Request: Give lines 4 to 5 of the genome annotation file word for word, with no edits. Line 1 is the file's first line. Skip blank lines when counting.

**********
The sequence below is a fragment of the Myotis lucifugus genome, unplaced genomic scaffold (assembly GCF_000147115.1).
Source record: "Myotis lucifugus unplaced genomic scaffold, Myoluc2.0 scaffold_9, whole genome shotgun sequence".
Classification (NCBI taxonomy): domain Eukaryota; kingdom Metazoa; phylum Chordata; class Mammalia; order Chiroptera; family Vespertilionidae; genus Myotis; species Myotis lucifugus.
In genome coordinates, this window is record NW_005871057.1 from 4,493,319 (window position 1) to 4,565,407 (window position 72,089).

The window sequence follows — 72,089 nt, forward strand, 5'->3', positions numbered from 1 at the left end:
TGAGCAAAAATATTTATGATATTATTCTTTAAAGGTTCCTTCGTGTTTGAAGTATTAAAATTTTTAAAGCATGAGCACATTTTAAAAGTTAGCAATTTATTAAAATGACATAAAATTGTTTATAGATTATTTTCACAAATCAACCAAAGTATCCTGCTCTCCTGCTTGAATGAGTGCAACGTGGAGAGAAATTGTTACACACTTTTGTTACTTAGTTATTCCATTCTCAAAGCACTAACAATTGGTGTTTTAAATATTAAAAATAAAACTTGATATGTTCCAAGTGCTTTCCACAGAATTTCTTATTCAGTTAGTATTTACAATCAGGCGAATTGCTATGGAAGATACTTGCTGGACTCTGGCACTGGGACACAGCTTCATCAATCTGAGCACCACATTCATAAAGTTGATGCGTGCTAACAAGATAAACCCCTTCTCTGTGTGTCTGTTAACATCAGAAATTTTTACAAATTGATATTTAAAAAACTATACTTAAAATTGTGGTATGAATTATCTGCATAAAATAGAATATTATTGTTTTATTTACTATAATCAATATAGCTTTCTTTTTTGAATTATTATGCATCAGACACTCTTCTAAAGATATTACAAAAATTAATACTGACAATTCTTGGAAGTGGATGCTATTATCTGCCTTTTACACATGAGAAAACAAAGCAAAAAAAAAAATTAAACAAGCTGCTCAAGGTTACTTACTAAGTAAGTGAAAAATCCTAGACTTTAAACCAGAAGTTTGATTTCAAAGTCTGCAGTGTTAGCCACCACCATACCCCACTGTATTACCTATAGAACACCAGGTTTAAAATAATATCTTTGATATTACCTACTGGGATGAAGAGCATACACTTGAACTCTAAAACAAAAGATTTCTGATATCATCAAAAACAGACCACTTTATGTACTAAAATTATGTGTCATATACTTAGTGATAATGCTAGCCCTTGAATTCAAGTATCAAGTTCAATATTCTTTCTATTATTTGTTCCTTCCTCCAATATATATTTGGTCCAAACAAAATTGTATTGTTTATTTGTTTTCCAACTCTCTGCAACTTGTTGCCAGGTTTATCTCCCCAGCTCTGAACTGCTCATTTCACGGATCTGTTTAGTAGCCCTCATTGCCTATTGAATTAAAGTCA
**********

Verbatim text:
In genome coordinates, this window is record NW_005871057.1 from 4,493,319 (window position 1) to 4,565,407 (window position 72,089).

The window sequence follows — 72,089 nt, forward strand, 5'->3', positions numbered from 1 at the left end: